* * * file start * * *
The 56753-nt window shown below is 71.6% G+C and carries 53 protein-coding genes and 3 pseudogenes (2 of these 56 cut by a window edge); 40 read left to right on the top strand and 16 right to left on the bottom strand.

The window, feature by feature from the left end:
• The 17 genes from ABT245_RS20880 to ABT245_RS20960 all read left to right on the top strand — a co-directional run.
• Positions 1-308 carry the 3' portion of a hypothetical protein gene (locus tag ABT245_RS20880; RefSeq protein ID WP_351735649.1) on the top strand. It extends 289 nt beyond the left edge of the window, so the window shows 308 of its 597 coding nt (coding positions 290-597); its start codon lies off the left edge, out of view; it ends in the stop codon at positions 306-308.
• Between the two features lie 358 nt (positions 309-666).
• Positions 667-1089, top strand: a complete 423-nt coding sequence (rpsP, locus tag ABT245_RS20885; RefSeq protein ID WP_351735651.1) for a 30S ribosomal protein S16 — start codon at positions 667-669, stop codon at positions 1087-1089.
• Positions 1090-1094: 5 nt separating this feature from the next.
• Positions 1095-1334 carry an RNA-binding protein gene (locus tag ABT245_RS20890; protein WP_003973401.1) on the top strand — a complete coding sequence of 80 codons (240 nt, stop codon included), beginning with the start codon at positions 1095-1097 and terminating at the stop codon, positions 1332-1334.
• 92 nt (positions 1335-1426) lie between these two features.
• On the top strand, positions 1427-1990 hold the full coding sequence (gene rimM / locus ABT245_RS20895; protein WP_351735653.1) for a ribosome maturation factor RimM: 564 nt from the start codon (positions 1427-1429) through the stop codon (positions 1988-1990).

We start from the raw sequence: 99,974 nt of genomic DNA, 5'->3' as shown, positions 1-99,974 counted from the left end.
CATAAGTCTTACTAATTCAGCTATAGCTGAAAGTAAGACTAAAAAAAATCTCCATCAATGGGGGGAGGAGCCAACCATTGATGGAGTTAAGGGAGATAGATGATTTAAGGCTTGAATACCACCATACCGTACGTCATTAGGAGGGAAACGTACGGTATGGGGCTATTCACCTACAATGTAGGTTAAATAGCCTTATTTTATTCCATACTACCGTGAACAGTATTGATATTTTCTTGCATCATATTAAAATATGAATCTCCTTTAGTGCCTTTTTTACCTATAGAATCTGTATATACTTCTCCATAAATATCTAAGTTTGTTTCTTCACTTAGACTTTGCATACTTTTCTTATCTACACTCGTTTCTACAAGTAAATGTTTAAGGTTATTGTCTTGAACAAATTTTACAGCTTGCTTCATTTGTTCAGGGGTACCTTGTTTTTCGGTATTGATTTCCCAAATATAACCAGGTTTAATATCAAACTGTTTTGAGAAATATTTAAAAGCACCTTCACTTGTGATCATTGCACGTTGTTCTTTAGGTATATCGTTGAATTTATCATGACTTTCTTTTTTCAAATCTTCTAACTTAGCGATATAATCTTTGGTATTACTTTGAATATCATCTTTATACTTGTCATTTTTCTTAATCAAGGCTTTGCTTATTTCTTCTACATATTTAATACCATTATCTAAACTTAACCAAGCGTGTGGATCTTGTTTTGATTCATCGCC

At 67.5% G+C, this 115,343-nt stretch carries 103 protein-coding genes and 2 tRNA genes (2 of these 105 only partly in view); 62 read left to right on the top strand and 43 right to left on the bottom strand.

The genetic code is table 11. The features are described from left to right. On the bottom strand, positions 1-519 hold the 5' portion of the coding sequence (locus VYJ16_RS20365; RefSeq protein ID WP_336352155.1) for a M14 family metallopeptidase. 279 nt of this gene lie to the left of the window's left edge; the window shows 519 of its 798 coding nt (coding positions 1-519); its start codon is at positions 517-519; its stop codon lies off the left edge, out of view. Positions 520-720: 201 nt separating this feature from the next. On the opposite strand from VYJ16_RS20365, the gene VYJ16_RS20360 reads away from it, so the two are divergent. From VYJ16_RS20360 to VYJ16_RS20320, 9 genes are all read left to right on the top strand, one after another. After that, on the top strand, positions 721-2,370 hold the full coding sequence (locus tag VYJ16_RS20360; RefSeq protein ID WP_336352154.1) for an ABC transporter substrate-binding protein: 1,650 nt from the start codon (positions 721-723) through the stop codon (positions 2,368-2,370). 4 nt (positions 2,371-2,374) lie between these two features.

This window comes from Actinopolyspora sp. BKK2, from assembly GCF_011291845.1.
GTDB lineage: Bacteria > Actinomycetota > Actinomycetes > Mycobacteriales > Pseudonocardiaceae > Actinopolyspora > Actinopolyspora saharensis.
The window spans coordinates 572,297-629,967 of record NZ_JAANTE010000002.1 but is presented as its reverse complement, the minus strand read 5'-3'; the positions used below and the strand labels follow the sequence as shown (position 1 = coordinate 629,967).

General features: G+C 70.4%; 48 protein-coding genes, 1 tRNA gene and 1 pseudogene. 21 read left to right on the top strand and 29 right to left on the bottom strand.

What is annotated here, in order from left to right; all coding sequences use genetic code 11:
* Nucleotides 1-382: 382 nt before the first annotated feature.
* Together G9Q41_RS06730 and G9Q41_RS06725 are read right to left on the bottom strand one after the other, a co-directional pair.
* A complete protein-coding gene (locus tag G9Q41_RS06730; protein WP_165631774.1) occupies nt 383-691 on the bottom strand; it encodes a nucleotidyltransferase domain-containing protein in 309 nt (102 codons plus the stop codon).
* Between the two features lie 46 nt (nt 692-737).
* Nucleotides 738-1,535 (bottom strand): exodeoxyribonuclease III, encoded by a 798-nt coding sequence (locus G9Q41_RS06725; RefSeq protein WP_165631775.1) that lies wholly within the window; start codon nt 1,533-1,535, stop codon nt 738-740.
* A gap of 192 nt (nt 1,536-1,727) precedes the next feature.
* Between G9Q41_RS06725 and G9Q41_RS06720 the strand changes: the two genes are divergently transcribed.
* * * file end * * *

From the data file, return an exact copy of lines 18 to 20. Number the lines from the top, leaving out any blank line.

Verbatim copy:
General features: G+C 70.4%; 48 protein-coding genes, 1 tRNA gene and 1 pseudogene. 21 read left to right on the top strand and 29 right to left on the bottom strand.

What is annotated here, in order from left to right; all coding sequences use genetic code 11:
* Nucleotides 1-382: 382 nt before the first annotated feature.